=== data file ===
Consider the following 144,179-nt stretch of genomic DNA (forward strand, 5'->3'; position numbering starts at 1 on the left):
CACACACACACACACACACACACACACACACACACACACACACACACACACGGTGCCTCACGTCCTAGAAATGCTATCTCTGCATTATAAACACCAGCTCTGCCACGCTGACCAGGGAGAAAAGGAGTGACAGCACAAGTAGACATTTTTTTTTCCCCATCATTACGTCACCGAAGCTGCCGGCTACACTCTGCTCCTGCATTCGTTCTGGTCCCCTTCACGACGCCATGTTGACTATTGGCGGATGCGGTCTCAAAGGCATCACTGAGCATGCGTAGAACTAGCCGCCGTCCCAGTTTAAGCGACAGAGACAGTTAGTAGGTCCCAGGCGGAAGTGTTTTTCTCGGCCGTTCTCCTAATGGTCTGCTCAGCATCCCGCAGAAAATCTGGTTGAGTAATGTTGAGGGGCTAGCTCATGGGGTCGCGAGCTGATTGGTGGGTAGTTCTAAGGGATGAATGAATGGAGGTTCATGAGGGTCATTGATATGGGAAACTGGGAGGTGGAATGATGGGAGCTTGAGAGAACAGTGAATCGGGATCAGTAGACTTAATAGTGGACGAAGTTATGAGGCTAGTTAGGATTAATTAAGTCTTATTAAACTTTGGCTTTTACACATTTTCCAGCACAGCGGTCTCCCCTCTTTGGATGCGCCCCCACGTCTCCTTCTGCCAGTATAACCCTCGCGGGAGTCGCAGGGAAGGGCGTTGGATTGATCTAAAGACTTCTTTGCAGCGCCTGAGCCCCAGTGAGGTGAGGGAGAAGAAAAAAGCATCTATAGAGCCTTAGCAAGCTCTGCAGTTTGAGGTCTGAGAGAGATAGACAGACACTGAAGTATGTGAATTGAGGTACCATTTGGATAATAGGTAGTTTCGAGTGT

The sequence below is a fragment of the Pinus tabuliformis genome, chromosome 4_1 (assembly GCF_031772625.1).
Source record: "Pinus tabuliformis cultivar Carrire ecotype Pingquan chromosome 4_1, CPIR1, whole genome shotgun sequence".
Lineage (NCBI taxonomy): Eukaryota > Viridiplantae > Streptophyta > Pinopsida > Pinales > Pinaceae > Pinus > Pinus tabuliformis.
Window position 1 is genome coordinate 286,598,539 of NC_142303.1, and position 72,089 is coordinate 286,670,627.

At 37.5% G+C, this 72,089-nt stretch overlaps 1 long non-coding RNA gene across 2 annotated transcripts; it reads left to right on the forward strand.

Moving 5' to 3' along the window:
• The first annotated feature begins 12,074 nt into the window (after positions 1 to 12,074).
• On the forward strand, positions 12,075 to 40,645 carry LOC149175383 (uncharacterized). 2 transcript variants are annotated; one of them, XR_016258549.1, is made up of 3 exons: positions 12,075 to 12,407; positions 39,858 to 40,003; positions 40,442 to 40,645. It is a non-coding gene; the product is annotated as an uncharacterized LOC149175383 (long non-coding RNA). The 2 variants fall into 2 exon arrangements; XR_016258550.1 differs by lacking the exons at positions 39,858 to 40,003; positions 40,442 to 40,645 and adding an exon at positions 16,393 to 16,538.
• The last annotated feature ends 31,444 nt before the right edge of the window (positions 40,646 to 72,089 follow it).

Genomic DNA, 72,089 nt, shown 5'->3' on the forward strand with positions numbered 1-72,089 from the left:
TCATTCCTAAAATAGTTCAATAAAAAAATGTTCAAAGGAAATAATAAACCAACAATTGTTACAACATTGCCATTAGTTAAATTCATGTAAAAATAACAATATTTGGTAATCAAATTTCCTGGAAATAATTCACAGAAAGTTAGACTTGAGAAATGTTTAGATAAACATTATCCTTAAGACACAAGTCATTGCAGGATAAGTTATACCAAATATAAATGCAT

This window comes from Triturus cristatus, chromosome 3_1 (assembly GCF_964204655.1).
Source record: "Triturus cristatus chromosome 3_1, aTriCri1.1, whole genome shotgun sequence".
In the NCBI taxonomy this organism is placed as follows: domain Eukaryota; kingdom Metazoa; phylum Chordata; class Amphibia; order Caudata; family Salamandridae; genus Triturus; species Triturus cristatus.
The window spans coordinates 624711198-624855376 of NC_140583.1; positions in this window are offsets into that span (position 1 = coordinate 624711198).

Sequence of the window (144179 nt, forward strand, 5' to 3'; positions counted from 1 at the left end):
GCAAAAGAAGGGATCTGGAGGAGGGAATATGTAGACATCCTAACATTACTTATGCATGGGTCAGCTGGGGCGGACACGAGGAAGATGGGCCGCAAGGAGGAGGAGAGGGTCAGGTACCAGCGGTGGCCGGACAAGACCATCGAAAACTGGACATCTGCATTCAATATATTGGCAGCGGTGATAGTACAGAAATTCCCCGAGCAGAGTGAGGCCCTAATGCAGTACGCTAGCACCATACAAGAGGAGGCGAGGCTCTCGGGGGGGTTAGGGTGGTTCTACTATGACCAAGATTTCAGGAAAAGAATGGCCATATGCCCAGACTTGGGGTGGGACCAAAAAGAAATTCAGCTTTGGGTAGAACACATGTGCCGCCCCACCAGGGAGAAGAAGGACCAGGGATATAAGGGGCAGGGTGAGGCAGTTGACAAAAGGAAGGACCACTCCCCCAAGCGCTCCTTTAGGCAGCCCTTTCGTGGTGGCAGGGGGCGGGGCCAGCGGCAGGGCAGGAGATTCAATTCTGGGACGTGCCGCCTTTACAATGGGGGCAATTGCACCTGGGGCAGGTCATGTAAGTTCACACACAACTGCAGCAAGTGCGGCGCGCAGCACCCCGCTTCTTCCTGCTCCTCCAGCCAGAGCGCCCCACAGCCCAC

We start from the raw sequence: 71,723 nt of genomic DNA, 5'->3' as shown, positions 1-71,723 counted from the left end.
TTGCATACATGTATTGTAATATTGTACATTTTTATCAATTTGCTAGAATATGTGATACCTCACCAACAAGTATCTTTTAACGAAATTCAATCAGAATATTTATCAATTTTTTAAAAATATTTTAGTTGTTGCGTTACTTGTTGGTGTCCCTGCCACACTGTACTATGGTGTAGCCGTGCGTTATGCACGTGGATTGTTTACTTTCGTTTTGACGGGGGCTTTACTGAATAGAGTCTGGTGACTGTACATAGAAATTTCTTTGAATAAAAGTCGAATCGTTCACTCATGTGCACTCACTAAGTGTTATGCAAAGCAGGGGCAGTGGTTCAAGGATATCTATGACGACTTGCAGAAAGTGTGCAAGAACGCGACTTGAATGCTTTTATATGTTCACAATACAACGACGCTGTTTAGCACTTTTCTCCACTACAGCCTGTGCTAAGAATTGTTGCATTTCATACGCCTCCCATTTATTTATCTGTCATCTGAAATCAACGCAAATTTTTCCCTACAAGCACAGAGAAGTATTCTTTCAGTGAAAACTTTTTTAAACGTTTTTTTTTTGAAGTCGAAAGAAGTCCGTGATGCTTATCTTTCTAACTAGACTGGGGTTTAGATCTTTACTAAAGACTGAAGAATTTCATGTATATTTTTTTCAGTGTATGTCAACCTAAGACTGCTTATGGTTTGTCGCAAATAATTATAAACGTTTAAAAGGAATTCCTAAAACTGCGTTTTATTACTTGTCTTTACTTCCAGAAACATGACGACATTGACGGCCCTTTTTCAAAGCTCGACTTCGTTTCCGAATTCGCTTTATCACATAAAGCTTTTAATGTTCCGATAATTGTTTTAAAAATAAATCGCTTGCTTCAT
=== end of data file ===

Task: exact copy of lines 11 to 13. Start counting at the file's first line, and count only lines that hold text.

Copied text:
• The last annotated feature ends 31,444 nt before the right edge of the window (positions 40,646 to 72,089 follow it).

Genomic DNA, 72,089 nt, shown 5'->3' on the forward strand with positions numbered 1-72,089 from the left:
TCATTCCTAAAATAGTTCAATAAAAAAATGTTCAAAGGAAATAATAAACCAACAATTGTTACAACATTGCCATTAGTTAAATTCATGTAAAAATAACAATATTTGGTAATCAAATTTCCTGGAAATAATTCACAGAAAGTTAGACTTGAGAAATGTTTAGATAAACATTATCCTTAAGACACAAGTCATTGCAGGATAAGTTATACCAAATATAAATGCAT